Every year I learn more and more about the natural world surrounding me. I find that for every creature that I learn to identify there are at least a dozen more waiting for me.
One of the advantages of working in my current location is that I can quickly get to the riverside and look for wildlife. In the sunny days of early May (which, looking at the grey sky seem a long time ago) I went looking for the first butterflies of the year. I saw a few, but they were disturbingly small in number. However, I did come across this fly which I had never noticed before and which is apparently fairly common and widespread.
Meet the alder fly (sialis lutaria):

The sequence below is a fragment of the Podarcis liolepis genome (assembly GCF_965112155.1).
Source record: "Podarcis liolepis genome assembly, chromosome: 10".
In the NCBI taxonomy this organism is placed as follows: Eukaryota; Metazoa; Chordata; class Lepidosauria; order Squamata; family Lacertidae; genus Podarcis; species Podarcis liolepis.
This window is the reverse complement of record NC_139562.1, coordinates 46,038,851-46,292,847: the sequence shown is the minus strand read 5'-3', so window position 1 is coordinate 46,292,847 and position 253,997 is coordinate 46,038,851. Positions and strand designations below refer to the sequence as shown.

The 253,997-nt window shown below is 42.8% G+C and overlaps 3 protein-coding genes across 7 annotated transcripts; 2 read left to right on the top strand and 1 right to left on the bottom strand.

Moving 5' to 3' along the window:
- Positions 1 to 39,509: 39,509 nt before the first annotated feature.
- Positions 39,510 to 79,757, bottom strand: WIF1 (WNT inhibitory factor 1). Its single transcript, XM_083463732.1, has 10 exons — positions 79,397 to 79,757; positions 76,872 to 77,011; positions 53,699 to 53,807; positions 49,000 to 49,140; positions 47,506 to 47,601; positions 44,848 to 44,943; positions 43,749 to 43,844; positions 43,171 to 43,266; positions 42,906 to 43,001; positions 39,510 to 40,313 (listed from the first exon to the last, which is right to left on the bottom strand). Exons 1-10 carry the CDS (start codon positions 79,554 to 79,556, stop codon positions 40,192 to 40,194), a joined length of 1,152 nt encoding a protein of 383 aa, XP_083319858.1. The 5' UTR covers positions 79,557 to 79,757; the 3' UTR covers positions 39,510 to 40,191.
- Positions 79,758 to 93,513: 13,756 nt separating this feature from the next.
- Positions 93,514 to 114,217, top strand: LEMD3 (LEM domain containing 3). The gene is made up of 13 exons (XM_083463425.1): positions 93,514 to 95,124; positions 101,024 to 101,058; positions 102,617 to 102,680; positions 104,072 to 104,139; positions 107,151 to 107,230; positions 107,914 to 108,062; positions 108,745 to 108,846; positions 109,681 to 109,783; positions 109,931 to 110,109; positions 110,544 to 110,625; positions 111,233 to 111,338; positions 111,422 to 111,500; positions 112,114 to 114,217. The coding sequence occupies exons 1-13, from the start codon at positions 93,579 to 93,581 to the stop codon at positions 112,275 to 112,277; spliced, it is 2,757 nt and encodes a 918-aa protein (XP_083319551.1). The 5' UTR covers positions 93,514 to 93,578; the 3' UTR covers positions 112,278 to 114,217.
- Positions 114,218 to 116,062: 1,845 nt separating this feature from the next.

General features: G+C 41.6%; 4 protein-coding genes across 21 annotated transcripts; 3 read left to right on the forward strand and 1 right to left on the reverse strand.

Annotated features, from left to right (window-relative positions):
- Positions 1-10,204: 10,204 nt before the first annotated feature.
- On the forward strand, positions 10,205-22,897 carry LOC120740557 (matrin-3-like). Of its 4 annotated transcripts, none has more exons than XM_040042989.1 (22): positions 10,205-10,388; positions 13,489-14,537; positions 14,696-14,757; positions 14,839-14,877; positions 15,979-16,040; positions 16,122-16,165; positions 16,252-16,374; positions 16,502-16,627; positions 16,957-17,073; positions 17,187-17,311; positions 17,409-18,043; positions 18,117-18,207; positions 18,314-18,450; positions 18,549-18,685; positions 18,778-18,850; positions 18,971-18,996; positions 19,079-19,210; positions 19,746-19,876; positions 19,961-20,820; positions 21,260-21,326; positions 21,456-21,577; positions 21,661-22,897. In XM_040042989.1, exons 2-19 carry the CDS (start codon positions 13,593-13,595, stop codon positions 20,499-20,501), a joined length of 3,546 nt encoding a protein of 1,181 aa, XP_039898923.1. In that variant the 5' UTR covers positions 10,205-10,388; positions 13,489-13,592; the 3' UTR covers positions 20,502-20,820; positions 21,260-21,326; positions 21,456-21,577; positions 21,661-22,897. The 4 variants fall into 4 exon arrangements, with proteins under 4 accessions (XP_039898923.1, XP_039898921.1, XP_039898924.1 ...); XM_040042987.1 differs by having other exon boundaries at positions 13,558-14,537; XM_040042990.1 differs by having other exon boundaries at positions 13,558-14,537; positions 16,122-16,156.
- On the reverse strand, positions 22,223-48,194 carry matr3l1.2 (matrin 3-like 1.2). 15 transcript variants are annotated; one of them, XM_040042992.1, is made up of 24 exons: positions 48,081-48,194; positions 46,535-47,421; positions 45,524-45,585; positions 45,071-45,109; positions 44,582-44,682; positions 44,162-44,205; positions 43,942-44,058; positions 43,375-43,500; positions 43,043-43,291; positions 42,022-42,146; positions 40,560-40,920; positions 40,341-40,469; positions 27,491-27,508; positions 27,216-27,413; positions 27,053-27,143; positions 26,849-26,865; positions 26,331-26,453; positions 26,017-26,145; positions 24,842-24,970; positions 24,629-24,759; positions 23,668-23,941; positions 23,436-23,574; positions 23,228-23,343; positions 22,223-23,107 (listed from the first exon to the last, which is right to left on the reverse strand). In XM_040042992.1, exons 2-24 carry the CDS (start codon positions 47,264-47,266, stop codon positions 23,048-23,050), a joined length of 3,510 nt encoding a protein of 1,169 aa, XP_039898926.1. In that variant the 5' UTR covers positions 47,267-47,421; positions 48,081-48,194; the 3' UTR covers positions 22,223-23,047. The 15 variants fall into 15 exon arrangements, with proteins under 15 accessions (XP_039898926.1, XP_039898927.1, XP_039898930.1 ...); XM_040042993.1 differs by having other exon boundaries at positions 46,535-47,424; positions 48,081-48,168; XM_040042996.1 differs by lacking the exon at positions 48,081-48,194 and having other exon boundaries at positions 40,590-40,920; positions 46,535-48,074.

Not very exciting you might think, and you would probably be right – the Wildlife Trust site describes them as sluggish and apparently dead alder flies are used as fishing bait. However, I have never noticed them before even though they were everywhere on the day I went for a walk. And, look at the detail in the wings. How can you fail to be impressed by that! Apparently, they have no connection with Alder other than being found near the edge of water (where the female lays about 200 eggs) which is where Alder is commonly found. Being sluggish they spend most of their time near the water where they hatched and where they live as carnivorous larvae for a couple of years before pupating into these adults. In case you are interested they are about 2 cm in length and there are several varieties which require expert identification to differentiate them.